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Possible Scenarios for Iraq’s New Government’s Formation
Although Iraq’s new government broke the year-long impasse, the road ahead is still paved with difficulties.
On October 13, before the special session of parliament that was to be conducted to elect the new president of Iraq, Iraqis awoke to the sound of nine Katyusha rockets hitting the Green Zone. However, one year after the most recent elections in Iraq, these rockets were not triumphant shots announcing a victory. Security forces attempted to prohibit protesters from entering the Green Zone by blocking all access roads, but they were unable to stop armed factions from expressing their displeasure with Abdul Latif Rashid’s selection as Iraq’s fourth president since the regime’s overthrow in 2003.
Since its Federal Supreme Court ruled in February that the Council of Representatives requires a two-thirds quorum to elect a president, Iraq has experienced total political standstill. By making this decision, the Coordination Framework forces and their supporters were able to unite as an opposition force and prevent the Sadrist Movement and its allies, which included Sunnis and Kurds, from forming a majority-ruling government after the 2021 elections. Instead of a consensus-based government across political groups, the Sadrists had sought to build a majority government, as had been the case during the previous five legislative sessions. The Sadrists finally declined to form a coalition with the Coordination Framework forces after gaining the most seats (73 in total), whom the Sadrists accused of corruption and held responsible for Iraq’s continued problems.
When the Sadrists withdrew from the Council of Representatives, other political forces—the majority of which were in support of the Coordination Framework—came to the fore and began the process of establishing a government. These organizations were successful in forming agreements with previous Sadrist allies, like as Kurds and Sunnis, to choose Rashid as president. Rashid then chose Mohammed Shia al-Sudani to serve as the new prime minister. Despite having left al-Maliki’s party in the past, al-Sudani remains close to the former prime minister. The Sadrists’ efforts to reject a system of political agreement have failed, and the political process in Iraq is resuming normalcy.
The Coordination Framework forces defeated the Sadrists’ efforts, which would have restricted the power to create a new government to the factions that had gotten the most votes, which is how things often work in democracies. However, this would have had two significant effects in Iraq. The majority of political parties and people would have first lost their sway over politics, which would have diminished their power in terms of politics, business, and the military. Second, by keeping Iran’s allies out of the government, it would have robbed Iran of most of its political power over Iraq. This is particularly true given that the Sadrists have been quite clear from the start that they oppose any outside interference in Iraq, whether it comes from Iran, the United States, or any other nation. Additionally, establishing a majority government would have set a precedent that future administrations would need a majority to take office. If that were the case, the forces with little popular support are conscious they would be unable to prevail in subsequent elections.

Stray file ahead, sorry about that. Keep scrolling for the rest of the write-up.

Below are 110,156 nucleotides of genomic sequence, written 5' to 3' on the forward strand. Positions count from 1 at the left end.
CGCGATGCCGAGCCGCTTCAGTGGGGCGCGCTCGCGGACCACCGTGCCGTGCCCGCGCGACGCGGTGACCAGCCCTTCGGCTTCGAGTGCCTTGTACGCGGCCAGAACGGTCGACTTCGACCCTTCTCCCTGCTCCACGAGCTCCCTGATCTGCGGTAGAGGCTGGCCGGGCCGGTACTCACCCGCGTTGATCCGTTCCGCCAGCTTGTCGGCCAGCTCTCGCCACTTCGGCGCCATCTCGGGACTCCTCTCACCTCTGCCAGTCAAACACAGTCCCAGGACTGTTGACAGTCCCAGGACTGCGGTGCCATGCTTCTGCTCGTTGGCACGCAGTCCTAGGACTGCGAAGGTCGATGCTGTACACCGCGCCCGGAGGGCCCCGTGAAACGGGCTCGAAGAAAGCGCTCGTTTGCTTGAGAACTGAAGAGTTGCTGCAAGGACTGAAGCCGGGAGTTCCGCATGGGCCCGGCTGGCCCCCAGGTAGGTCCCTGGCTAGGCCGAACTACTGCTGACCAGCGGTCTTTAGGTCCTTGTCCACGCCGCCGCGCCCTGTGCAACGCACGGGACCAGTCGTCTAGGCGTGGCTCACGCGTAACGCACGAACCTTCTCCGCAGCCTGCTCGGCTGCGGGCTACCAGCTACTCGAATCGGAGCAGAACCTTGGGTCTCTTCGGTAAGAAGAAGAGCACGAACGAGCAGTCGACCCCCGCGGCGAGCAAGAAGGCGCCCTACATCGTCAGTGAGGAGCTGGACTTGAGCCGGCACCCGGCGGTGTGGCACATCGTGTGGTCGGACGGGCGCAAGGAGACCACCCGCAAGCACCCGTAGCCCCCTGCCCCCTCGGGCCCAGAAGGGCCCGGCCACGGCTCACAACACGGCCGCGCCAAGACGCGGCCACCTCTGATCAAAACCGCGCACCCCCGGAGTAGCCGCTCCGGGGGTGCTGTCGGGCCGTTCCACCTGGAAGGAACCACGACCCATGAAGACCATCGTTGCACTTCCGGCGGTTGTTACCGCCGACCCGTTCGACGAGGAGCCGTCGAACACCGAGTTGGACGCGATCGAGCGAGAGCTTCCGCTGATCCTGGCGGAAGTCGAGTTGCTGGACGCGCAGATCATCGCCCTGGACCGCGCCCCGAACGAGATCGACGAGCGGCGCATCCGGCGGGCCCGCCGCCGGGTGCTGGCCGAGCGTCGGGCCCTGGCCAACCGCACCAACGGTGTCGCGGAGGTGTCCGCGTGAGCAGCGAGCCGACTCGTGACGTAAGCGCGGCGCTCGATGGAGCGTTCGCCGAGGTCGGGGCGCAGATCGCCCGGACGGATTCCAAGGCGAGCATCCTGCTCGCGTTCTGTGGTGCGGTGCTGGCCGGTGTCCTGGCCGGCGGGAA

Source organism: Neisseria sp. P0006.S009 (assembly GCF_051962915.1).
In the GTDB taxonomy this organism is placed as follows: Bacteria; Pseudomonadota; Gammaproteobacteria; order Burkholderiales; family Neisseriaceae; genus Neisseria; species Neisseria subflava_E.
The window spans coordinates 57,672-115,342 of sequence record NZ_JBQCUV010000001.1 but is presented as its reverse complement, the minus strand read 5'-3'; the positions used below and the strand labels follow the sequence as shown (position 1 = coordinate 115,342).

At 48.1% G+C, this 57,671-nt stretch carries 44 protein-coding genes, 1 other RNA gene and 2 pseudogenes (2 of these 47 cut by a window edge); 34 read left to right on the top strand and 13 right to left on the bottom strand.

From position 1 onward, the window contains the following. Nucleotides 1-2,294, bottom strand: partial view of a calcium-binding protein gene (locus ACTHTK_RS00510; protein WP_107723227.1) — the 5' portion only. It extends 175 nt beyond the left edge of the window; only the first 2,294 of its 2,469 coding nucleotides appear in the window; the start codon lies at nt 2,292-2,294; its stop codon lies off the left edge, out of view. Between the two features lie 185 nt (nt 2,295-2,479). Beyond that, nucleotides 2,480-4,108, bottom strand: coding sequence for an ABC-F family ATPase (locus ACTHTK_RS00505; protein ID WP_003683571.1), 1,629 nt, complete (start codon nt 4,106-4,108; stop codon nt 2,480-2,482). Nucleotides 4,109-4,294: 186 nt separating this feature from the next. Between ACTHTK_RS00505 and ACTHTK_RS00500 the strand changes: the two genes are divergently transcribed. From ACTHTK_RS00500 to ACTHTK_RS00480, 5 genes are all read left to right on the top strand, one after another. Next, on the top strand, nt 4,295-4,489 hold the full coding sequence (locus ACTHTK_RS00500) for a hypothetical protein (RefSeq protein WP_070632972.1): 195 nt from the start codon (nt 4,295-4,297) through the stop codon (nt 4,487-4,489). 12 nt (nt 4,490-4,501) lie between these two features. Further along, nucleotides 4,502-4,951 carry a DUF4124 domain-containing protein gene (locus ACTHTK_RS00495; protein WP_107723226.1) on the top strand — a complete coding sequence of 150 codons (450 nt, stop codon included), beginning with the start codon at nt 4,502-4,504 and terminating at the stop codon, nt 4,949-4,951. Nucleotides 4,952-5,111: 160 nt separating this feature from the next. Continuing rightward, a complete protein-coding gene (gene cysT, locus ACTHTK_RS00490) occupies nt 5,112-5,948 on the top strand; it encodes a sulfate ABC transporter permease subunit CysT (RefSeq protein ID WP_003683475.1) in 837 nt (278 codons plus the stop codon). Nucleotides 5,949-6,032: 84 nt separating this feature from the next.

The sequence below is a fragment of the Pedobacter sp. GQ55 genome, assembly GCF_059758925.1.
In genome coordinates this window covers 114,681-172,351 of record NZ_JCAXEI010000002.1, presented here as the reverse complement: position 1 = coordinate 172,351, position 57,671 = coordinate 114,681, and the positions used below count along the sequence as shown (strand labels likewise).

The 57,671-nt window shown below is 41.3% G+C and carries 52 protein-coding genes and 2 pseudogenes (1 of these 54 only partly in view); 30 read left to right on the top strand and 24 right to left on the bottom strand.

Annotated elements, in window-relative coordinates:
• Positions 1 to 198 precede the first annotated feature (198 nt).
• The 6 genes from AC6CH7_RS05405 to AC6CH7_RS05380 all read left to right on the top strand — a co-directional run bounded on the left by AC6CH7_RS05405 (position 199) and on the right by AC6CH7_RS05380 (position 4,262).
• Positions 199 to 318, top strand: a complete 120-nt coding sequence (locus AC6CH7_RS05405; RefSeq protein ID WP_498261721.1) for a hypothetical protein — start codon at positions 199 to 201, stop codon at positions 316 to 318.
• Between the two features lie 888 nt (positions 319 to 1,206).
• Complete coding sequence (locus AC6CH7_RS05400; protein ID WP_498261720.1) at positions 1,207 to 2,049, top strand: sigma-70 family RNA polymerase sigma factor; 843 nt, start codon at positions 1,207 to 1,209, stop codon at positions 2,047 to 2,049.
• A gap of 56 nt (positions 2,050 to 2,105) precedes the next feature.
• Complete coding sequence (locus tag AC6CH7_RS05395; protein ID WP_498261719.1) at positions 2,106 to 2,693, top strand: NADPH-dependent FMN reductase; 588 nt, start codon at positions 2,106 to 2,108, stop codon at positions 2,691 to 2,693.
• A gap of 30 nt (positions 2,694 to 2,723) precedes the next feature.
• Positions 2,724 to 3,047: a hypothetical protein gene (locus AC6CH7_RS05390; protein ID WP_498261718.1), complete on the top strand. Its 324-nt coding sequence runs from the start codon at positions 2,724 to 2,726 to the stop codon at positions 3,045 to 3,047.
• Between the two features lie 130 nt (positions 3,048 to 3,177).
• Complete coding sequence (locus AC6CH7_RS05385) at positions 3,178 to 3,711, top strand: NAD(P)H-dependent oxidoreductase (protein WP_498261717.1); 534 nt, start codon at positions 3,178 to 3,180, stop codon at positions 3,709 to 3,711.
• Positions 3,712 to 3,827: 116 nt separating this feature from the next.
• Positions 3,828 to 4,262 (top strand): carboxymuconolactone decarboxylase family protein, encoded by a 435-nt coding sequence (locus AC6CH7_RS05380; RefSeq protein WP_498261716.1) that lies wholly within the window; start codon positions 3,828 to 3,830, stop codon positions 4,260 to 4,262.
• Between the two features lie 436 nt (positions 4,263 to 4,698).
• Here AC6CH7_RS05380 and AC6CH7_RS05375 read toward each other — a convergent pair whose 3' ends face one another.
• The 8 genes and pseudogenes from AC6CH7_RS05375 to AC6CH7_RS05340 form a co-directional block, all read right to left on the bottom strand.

New political alliances and agreements were formed with the Sadrists gone but the Coordination Framework still failing to attain a two-thirds quorum. Former Sadrist supporters took advantage of the Framework’s need for backing and raised their expectations in exchange for joining the coalition and creating a government, especially the Sunnis and Kurds. One of these requests was Masoud Barzani’s insistence that Barham Salih, the Patriotic Union of Kurdistan (PUK) candidate, be barred from running for president and instead be replaced by either a representative of the Kurdistan Democratic Party (KDP) or a new PUK candidate.
Additionally, the Coalition Framework forces conceded to a number of Kurdish and Sunni demands that they had previously been unwilling to discuss, particularly in relation to the oil and gas in the Kurdistan Region, Article 140 of the constitution—which established the Kirkuk status referendum—and the removal of de-Baathification tools that had been used against Sunnis.
However, since both the Sadrists and the October/Tishreen Movement had previously opposed the nomination of al-Sudani as prime minister, it is unclear how the two major players in Iraq’s political scene will react now that the president has been chosen and a candidate for prime minister has been selected.